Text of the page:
Château Marcel began its life modestly as a conglomeration of small dwellings built some time in the 9th century in the middle of the ancient hillside village of Cesseras (which takes its name from the Cesse River which formed the stunning gorges directly behind the village).
The first written mention of Cesseras itself was in 844 AD when Charles the Bald, grandson of Charlamagne, gifted the village to a faithful follower named Hilderic making him the first Lord of Cesseras. Centuries later, this small lordship was absorbed into the reign of the powerful and noble Trencavel family, Lords of Carcassone.
Meanwhile through generation upon generation of various owners, the humble group of small houses mentioned earlier slowly consolidated into a single - but still relatively modest - house near the foot of the ramparts of the Trencavels’ medieval Château Cesseras and near the village’s Gothic Church of St. Germaine (still sanctified and wonderfully maintained).
During the Crusades against the Cathars, the Trencavels were stripped of their lordship, imprisoned as heretics and had all their lands confiscated. In 1255, however, Saint Louis (King Louis IX) partially reinstated Raymond Trencavel by giving him the lordship of Cesseras in recognition of his brave service in the Seventh Crusade to the Holy Land. Thus, this small village became the last refuge of the family’s Occitan reign which had previously encompassed the entire Lower Languedoc.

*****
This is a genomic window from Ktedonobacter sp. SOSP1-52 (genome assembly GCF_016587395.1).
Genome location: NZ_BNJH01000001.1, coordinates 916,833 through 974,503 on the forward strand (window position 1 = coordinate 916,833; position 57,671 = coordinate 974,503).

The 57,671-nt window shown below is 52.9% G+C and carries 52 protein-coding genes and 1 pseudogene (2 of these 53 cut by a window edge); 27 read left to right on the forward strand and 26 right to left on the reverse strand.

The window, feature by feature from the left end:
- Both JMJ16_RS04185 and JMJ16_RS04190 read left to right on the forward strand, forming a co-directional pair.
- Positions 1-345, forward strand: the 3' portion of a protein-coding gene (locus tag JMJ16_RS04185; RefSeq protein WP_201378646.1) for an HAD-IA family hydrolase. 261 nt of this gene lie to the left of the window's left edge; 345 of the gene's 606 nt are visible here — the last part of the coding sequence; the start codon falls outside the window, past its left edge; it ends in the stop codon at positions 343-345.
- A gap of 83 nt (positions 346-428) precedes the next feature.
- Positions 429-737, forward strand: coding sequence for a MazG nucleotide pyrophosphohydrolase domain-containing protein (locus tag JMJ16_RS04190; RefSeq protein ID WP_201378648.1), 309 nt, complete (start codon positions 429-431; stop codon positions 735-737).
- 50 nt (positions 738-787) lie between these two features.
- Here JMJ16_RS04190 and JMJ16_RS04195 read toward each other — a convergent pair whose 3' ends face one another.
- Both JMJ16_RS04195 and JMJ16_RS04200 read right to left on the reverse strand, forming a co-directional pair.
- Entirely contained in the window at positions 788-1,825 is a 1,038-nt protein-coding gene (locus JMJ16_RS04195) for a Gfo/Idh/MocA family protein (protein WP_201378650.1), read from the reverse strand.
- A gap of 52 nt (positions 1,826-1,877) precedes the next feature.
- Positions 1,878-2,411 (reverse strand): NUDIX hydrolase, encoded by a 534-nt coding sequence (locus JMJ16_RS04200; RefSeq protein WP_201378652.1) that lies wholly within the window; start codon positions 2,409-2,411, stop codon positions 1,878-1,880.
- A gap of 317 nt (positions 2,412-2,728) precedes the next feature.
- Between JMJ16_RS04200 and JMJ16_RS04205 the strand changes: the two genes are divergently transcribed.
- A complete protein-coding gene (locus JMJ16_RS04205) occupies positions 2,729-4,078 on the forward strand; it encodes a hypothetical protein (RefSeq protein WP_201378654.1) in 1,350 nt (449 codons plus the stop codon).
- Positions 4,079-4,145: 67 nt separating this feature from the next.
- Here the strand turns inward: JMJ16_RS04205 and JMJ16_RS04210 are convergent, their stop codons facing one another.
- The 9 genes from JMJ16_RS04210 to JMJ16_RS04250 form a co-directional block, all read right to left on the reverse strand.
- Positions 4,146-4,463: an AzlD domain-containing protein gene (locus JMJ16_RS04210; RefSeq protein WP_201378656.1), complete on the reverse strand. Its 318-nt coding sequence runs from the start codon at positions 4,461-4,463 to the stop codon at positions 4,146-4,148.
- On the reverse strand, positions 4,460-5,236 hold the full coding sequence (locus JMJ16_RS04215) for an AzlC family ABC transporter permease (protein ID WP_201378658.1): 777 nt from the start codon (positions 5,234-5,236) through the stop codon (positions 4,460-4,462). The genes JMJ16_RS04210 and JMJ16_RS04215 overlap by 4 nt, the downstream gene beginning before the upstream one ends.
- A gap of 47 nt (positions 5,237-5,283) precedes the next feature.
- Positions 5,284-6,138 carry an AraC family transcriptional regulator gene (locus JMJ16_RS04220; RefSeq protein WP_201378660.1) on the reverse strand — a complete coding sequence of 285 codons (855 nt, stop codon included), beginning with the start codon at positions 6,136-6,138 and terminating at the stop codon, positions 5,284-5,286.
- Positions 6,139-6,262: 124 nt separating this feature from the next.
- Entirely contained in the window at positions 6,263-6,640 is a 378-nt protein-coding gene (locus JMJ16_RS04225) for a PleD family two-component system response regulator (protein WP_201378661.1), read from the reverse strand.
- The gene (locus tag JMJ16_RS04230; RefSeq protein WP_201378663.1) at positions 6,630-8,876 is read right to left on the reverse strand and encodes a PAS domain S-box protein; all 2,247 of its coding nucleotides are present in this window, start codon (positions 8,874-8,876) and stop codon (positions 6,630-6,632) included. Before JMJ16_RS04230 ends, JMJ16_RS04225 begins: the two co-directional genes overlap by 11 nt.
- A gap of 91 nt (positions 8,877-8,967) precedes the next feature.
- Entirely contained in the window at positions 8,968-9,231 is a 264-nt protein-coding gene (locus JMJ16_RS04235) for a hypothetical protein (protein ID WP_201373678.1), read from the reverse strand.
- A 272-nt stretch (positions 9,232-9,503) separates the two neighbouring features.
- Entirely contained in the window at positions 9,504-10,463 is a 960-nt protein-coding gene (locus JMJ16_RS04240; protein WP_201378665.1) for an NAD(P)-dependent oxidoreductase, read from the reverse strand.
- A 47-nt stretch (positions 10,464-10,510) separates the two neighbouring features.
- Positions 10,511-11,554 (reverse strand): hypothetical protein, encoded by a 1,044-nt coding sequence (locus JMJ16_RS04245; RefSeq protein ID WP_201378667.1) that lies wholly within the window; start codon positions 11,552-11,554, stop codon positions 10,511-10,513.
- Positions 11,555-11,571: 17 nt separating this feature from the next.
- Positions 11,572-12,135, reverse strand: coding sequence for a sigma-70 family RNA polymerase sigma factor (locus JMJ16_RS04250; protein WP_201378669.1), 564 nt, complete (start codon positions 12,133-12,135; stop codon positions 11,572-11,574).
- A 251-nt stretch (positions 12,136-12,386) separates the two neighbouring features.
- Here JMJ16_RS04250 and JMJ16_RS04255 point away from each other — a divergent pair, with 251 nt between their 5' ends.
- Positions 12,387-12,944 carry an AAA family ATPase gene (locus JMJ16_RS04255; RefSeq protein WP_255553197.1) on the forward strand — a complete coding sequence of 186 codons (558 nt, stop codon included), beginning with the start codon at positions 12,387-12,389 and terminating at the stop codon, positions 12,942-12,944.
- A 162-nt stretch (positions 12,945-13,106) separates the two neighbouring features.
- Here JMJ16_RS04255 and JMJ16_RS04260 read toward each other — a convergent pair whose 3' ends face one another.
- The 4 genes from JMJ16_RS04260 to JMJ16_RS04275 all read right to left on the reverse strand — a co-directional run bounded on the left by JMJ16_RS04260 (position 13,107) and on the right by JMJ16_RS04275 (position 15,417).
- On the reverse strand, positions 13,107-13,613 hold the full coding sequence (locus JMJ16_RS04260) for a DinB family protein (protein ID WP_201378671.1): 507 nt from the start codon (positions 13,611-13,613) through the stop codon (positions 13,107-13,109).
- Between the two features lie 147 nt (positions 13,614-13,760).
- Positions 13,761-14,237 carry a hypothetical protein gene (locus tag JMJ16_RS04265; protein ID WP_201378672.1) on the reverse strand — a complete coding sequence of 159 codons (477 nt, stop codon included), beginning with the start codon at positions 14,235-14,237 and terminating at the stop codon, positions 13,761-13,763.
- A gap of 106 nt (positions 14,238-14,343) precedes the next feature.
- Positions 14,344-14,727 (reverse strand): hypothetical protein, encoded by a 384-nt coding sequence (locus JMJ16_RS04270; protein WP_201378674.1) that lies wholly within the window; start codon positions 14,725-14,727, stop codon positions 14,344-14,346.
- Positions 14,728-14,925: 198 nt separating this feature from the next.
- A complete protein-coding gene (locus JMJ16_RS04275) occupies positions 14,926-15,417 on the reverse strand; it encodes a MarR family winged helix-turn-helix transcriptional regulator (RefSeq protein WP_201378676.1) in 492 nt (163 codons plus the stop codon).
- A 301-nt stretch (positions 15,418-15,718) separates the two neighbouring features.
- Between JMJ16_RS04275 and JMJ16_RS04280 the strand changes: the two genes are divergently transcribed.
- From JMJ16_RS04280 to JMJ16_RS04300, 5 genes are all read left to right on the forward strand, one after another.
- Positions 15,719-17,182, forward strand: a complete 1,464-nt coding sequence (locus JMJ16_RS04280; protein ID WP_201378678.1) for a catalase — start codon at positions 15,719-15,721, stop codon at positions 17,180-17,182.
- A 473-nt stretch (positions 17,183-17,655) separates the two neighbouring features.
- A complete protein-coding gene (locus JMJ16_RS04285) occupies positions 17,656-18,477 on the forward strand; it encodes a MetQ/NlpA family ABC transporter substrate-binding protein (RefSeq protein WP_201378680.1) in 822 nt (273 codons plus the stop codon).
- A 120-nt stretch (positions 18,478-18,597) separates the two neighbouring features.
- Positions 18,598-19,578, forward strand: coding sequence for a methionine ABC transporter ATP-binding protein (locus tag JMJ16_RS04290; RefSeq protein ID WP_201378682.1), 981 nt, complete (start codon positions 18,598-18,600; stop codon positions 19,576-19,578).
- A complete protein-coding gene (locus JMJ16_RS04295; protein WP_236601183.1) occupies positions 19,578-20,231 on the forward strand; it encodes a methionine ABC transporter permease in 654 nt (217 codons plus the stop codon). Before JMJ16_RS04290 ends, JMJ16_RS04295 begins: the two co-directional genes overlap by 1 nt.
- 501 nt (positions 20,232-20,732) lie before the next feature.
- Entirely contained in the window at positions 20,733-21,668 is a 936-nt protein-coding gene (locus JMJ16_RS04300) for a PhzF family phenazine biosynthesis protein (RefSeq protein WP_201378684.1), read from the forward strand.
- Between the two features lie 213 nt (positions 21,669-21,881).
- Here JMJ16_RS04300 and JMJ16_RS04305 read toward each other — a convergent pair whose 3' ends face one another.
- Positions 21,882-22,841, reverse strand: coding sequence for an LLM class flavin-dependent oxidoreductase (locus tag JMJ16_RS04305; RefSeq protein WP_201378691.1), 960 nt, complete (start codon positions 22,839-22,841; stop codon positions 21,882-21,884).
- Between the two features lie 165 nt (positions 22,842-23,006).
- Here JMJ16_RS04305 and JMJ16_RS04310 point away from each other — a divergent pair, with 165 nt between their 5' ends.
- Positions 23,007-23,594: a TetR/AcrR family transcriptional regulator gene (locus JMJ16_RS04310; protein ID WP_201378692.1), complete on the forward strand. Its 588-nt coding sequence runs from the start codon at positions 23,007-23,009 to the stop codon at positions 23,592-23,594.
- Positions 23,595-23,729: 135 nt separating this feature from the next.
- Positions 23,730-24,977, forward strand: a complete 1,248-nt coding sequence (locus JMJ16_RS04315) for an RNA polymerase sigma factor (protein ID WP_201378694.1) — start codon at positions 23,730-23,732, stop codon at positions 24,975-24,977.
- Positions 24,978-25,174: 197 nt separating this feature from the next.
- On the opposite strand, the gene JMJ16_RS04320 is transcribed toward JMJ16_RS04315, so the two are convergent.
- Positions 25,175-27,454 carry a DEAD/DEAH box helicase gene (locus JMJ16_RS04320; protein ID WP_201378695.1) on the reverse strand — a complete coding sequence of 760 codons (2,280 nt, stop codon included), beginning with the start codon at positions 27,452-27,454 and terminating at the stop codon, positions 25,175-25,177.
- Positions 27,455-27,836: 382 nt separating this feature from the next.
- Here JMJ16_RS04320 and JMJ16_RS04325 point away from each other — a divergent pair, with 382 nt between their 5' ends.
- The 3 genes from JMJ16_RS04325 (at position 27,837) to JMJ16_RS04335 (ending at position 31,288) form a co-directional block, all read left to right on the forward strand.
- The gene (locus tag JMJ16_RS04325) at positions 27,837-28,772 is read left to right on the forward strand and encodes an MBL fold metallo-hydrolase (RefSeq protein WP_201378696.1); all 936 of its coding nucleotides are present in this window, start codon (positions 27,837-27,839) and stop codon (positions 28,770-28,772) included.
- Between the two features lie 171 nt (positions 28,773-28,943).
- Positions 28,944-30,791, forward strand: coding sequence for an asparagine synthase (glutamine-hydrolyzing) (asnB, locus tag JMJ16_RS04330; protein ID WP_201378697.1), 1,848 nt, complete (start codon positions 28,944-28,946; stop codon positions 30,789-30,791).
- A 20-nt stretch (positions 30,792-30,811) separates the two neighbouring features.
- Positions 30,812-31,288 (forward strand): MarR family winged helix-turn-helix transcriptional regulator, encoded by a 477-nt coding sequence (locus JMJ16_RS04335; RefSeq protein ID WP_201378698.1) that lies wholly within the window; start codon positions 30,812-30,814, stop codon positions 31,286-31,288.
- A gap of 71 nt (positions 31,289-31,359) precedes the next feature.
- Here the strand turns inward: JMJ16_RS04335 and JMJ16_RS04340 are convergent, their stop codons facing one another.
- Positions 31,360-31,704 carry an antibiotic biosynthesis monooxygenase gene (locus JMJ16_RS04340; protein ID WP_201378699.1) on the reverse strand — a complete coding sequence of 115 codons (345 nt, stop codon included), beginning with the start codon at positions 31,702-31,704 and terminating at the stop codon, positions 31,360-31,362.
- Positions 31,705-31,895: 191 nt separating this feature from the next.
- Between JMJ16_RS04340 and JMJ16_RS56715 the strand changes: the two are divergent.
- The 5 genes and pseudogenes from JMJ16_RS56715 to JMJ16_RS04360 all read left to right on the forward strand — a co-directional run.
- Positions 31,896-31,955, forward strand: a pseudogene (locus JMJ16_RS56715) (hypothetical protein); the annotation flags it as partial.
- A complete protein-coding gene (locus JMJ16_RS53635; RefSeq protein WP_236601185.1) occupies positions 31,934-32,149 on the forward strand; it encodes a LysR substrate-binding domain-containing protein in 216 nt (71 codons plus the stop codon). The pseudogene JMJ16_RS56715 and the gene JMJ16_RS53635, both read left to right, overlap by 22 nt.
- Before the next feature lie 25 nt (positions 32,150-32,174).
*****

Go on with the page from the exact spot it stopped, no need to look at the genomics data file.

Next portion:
In the middle of the 15th century the Lordship of Cesseras was purchased by Noble Bertrand de Corsier for 1,400 pounds of gold. Several generations later it was passed yet again to the Baron of Fabrezan, Charles Seigneuret, upon his marriage in 1657 to the last surviving member of the Corsier clan. The title of Baron of Cesseras was carried by male descendants of the Seigneuret family until 1792 when the French Revolution resulted in all the family’s possessions being confiscated and sold at auction.
If we fast-forward to the mid-1800s, the house near the base of Château Cesseras’ walls was acquired by the prosperous landowner and wine producer Marcel Malafosse who decided to make it his family home and centre of operations for his wine business.
Marcel began a massive rebuilding project adding another two levels and a multitude of rooms. This extensive upgrade not only created a veritable mansion including the castle-like façade on the main house and back wall - fashionable architectural features for the wealthy during the mid-to-late 19th century - but also horse stables, servants’ quarters, hayloft, large winery & cellars next door and even an expansive private park with a faux grotto entrance on the far side of the cellars.
Although the winery was parcelled off and sold separately some years ago, it is still operative and every year at harvest time, tractors busily haul trailer after trailer heaped with grapes into its portal and the old basket presses are started up to squeeze out the precious must (juice) to fill the dozen or so huge vats along one wall.
The main house, attached outbuildings, gated courtyard and back terrace have fortunately remained intact as a single property and constitute what Château Marcel is today. The street upon which it stands is now named Rue Marcel Malafosse in honour of the man who once served as the community’s mayor and was one of its most beloved and respected citizens of the period.